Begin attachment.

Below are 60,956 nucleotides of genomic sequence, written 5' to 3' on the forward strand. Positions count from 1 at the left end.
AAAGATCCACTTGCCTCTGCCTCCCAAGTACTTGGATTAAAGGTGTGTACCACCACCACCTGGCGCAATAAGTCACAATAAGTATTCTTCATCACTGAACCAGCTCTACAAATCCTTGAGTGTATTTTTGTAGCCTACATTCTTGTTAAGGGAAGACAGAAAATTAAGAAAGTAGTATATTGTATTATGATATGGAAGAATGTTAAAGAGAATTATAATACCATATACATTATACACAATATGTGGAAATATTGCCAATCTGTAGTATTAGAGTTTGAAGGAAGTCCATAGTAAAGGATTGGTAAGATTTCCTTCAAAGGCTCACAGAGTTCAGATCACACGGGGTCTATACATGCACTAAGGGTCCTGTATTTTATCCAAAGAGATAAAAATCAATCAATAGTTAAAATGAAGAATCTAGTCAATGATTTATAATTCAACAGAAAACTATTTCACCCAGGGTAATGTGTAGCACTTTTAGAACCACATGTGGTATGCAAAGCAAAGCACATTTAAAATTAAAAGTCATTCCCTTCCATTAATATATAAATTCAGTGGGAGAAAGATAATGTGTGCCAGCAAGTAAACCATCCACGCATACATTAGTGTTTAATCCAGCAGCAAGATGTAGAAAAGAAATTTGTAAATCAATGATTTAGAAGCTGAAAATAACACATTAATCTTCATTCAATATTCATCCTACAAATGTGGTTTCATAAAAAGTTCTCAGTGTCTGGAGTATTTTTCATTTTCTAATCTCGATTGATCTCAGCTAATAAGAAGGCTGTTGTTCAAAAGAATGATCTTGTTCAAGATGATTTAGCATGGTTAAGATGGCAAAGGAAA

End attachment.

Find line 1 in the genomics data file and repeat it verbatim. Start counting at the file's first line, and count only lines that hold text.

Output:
Below are 60,956 nucleotides of genomic sequence, written 5' to 3' on the forward strand. Positions count from 1 at the left end.